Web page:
The guards remain outside as Stolypin enters. The door closes behind him. He walks over to the large case, stops, and stares at the holy lance. He is silent, overwhelmed, as he walks slowly around the case. He knocks gently on the case as he continues to stare.
“Of course. As you instructed. I received a report of an explosion at the site. Is it true?”
“Taking care of some evidence. Nothing to concern yourself with.”
“It seems a shame to destroy a significant site. There might be much more out there.”
“Doctor, you’re welcome to have a look when we are finished. I take it that all of the tests have been run or you wouldn’t have called.”
“Yes. All of them are finished. I was just reviewing the data to be absolutely certain of my conclusions.”
“There is no doubt in my mind.”
“Show me.” Stolypin directs.
Kirilenko returns to his computer monitor and keyboard. Stolypin follows. Kirilenko makes an entry on the keyboard.
“I first scanned the images of the tip and the lance itself to determine if this tip indeed comes from this lance.”
As Kirilenko types, detailed digital images of the lance and the tip appear on the screen. The images come together on the screen and appear to fit.
“They appeared to fit, but I had to be certain, so I took microscopic images of the two edges to eliminate the possibility that one was simply made from the other.”
Kirilenko types and presses enter. Sections of the edges of the two artifacts appear in microscopic close up on the screen. They move slowly toward each other until they fit together.
“I did the same analysis along the entire break. There is no doubt. That tip was broken off of that lance.”
“Is that it?”
“Of course not. The next task was to date the two artifacts. In addition to making sure the tip was broken from the lance, I had to make sure, to the extent possible, that the wood shaft of the lance was original, that it wasn’t a replacement added decades or centuries later. To that end I determined the ages of the tip, the metallic portion of the lance, and the wood shaft of the lance.”
“Are the dates consistent?”
“Yes. Without going into too much detail, it is a virtual certainty that all three pieces are approximately 2000 years old. The final step was to determine where the items came from. Spectroscopic analysis of the wood and metal confirm that both came from the same region in the Roman province of Gaul, quite standard for a weapon of a Roman soldier of the era.”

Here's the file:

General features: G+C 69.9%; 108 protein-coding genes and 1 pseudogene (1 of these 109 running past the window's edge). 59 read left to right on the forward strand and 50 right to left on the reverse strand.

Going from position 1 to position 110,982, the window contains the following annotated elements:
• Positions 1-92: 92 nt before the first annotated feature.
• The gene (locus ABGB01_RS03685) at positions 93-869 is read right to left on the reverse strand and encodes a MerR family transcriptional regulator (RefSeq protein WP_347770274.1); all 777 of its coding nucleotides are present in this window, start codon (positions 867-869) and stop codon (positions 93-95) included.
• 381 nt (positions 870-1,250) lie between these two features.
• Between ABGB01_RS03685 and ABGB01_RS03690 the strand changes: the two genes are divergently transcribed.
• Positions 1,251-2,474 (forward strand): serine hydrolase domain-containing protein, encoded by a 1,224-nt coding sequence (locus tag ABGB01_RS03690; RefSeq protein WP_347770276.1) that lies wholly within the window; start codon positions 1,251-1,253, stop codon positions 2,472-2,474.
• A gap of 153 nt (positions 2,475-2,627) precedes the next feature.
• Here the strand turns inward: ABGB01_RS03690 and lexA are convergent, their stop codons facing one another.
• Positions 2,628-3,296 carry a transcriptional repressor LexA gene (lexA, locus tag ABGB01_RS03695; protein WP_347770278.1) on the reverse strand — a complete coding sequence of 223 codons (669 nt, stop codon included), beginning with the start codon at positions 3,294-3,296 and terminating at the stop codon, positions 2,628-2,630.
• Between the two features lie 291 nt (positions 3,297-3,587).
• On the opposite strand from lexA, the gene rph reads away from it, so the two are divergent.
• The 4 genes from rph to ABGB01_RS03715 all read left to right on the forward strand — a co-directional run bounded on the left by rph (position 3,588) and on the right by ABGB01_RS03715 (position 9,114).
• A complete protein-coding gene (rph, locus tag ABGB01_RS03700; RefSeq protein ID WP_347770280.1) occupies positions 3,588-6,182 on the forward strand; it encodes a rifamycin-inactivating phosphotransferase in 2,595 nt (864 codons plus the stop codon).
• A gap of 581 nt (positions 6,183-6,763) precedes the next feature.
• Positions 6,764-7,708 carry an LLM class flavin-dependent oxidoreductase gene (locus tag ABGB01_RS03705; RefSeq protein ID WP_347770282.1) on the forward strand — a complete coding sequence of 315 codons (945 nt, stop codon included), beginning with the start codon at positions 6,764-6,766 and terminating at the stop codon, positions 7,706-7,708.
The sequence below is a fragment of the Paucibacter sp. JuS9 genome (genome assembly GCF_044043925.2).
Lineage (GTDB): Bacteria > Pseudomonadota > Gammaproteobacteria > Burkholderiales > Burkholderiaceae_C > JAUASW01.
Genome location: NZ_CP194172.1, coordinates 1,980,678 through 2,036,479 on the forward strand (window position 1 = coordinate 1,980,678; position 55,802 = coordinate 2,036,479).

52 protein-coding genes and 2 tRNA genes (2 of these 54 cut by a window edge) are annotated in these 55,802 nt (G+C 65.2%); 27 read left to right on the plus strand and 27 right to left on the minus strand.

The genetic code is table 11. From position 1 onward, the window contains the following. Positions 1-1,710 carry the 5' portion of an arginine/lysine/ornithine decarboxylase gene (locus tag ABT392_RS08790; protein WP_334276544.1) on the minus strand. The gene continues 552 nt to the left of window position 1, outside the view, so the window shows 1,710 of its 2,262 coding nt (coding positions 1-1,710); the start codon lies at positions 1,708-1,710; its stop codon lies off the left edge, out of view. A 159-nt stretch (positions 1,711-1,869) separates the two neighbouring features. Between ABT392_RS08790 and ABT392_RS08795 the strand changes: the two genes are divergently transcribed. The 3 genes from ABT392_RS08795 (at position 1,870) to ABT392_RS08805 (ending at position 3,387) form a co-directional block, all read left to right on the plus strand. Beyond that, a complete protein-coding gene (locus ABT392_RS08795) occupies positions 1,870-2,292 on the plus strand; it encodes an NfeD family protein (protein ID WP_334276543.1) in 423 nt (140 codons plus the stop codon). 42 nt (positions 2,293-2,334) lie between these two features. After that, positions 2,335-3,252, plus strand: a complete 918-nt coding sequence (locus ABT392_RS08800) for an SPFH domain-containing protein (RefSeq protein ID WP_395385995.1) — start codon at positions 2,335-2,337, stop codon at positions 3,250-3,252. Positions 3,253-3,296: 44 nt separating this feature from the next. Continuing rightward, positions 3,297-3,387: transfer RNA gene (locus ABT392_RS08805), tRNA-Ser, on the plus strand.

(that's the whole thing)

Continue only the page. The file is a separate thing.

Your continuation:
Stolypin takes a deep breath and exhales.
“That’s it then.”
“There is one thing that troubles me,” Kirilenko cautions.
“Which is what, Doctor?”
“The only thing I did not find was any tissue residue or any sort on the lance or tip.”
“My God, professor, did you really expect to find the tissue of the son of God on the tip? I doubt there is any test conceivable to man that could detect such a thing!”
“I’m a scientist. I have to be open to all possibilities.”
Stolypin finds the suggesting jarring.
“It is too frightening to conceive.”
“What I can tell you with certainty is that the tip came from the lance, that they are both approximately 2000 years old, and they were most likely once in the possession of a Roman soldier. Anything more is speculation.”
“Speculation that we shall soon confirm.”
“All of the attributes certainly fit, and, as you know, we’ve eliminated the other artifacts from serious consideration.”
“I have much to do. If you’ll excuse me.”
Stolypin walks to the door and punches in the same six-digit code on the key pad used moments earlier by Doctor Kirilenko.
“There is the additional matter of my fee. I’m afraid I have yet to receive the final payment, a substantial sum to put it politely.”
Stolypin does not respond.
The door swings open. Stolypin walks through the door and addresses the two armed guards.
“See to it that the professor is paid in full.”
The guards step into the lab and immediately open fire on Doctor Kirilenko, sending him sprawling to the polished concrete floor where his life comes to a sudden and violent end.